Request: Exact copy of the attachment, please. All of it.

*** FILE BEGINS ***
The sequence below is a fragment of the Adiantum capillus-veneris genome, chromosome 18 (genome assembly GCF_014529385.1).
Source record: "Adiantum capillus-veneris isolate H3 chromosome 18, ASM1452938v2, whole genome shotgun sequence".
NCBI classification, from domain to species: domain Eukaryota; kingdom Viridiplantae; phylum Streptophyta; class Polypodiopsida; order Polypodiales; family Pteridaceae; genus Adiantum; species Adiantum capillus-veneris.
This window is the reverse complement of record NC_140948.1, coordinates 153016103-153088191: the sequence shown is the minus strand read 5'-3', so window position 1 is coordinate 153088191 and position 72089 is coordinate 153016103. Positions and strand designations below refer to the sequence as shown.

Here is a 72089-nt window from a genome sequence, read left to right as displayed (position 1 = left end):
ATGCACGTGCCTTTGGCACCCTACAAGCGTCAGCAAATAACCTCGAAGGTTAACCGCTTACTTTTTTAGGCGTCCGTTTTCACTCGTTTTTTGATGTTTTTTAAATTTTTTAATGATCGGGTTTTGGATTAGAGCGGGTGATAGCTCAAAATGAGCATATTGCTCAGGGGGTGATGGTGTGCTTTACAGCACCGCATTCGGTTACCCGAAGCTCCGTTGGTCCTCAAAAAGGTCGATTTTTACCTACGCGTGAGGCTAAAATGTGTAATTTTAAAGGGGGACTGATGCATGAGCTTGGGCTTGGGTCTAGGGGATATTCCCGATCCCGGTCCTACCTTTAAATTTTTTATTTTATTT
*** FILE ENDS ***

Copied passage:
The sequence below is a fragment of the Adiantum capillus-veneris genome, chromosome 18 (genome assembly GCF_014529385.1).
Source record: "Adiantum capillus-veneris isolate H3 chromosome 18, ASM1452938v2, whole genome shotgun sequence".
NCBI classification, from domain to species: domain Eukaryota; kingdom Viridiplantae; phylum Streptophyta; class Polypodiopsida; order Polypodiales; family Pteridaceae; genus Adiantum; species Adiantum capillus-veneris.
This window is the reverse complement of record NC_140948.1, coordinates 153016103-153088191: the sequence shown is the minus strand read 5'-3', so window position 1 is coordinate 153088191 and position 72089 is coordinate 153016103. Positions and strand designations below refer to the sequence as shown.

Here is a 72089-nt window from a genome sequence, read left to right as displayed (position 1 = left end):
ATGCACGTGCCTTTGGCACCCTACAAGCGTCAGCAAATAACCTCGAAGGTTAACCGCTTACTTTTTTAGGCGTCCGTTTTCACTCGTTTTTTGATGTTTTTTAAATTTTTTAATGATCGGGTTTTGGATTAGAGCGGGTGATAGCTCAAAATGAGCATATTGCTCAGGGGGTGATGGTGTGCTTTACAGCACCGCATTCGGTTACCCGAAGCTCCGTTGGTCCTCAAAAAGGTCGATTTTTACCTACGCGTGAGGCTAAAATGTGTAATTTTAAAGGGGGACTGATGCATGAGCTTGGGCTTGGGTCTAGGGGATATTCCCGATCCCGGTCCTACCTTTAAATTTTTTATTTTATTT